The average spend on HR management across the Police Service is nearly double that of other public sector organisations, the CBI has warned.
A report from the business group, published today, found the average ratio of HR employees to general staff across the public sector is 1:115 – a cost of £261 per full-time employee – while in the police it is 1:63 – a cost of £496 per full-time employee.
The report, A Frontline Force: Proposals for more effective policing, also claims the £211m cost per year of each force providing its own HR and finance management services is prohibitive and recommends the use of shared services to increase effectiveness. Up to 30% of current services provided by each force could be reduced if forces worked together to eliminate overlap, the CBI claimed.
Pay is also addressed, with the CBI stating that police officers and staff should face a pay freeze to save jobs, adding the current system of police pay does not incentivise high performance and often reflects length of service.
“To help create cultural change, salary and career progression should be linked to the outcomes of performance and development reviews,” the report said.
HR managers within the Police Service face pressure to make more effective use of employees as the report states that too many tasks not requiring warranted powers are performed by police officers, at high cost.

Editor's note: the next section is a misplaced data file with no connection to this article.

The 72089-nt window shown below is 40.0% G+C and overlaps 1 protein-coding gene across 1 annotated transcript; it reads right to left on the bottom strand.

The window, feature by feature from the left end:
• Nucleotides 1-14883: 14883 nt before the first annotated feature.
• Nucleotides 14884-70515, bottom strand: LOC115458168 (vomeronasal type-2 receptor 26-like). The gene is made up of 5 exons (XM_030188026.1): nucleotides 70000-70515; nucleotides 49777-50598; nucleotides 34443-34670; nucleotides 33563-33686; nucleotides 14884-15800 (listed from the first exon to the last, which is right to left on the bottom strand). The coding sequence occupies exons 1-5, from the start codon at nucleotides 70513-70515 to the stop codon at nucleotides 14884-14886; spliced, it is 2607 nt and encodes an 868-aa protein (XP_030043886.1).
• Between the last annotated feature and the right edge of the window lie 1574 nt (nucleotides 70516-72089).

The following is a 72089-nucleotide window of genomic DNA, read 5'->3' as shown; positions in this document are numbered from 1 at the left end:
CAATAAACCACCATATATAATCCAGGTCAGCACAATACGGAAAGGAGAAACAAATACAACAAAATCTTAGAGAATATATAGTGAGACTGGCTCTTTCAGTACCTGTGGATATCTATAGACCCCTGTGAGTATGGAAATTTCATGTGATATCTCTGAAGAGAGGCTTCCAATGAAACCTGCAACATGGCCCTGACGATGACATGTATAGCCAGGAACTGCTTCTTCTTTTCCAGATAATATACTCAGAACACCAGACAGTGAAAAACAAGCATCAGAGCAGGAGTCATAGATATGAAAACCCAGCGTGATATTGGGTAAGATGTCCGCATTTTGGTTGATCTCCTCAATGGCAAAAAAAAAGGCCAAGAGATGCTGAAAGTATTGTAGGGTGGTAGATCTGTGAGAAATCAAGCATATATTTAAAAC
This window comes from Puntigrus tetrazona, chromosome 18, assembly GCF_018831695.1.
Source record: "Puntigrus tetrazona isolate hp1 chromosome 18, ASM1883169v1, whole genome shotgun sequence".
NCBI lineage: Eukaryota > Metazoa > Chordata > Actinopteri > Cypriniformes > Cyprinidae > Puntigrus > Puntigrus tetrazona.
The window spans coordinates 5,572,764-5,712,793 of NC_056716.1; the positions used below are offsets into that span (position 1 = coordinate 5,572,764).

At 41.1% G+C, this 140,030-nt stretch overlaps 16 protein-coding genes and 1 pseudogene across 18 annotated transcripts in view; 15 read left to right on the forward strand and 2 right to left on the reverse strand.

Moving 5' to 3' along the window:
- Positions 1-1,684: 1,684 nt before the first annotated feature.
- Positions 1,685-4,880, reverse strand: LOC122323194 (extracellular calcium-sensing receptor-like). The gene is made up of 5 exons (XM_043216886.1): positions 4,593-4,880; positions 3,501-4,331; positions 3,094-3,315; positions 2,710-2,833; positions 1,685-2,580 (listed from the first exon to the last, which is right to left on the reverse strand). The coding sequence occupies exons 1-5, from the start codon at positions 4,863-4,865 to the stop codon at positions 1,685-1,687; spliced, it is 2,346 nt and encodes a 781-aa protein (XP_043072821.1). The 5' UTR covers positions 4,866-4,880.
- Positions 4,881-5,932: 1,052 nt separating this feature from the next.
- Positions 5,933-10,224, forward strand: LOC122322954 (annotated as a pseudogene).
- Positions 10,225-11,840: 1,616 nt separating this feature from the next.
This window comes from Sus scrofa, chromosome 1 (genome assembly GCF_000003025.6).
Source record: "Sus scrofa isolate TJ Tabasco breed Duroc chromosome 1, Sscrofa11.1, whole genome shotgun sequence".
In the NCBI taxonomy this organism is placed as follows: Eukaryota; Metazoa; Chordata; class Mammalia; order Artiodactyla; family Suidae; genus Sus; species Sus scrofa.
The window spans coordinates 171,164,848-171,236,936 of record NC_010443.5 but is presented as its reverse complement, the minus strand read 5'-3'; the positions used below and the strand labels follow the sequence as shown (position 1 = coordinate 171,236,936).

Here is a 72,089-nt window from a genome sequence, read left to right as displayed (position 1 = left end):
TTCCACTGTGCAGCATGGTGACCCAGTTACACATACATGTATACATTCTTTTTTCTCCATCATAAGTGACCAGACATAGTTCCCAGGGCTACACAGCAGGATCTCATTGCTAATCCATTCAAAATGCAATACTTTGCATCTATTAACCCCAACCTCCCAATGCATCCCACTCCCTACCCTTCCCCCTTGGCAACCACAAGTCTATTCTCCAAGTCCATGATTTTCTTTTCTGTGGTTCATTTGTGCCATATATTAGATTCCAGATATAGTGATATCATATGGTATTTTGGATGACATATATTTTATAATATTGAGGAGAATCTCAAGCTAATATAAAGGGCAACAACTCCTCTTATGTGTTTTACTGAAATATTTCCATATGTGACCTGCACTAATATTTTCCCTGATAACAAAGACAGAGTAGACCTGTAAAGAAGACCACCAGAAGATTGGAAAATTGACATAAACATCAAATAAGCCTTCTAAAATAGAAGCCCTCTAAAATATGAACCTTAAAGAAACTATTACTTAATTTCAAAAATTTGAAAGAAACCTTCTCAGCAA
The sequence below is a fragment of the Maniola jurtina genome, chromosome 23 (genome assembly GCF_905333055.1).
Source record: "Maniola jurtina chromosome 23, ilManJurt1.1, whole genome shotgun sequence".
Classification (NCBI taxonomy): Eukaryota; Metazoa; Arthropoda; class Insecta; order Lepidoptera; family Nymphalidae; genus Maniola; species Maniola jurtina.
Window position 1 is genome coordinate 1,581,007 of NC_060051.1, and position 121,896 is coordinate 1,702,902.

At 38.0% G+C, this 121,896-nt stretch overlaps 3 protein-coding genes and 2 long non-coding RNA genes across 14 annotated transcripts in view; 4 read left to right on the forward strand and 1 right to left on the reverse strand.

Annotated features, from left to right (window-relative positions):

The Association of Chief Police Officers’ lead on futures and chief constable Mark Rowley, said: “This report does reflect the need for properly informed debate about policing.
“The ever-widening mission and complexity of the police service is particularly testing at a time of financial constraint [and] across the country, forces are working hard to deliver efficiencies, establish effective collaborative working and do more with less,’ he added.
However, the Police Federation, which represents all 140,000 officers, warned the CBI report was “biased” and focused too heavily on cost-cutting.
Chairman Paul McKeever said: “This CBI report is a double-edged sword. On the one hand, it contains many sensible recommendations for improving efficiency that we have been calling for, such as improved collaboration, joint procurement and rationalising backroom functions. Yet on the other hand, it contains several ill-informed suggestions focused purely on cost-cutting, namely, hiving off parts of the service for the benefit of private companies that the CBI represents and not for the greater good of the public.”
He insisted the current police pay structure was effective, “designed to take account of the variety of tasks that multi-skilled police officers undertake”.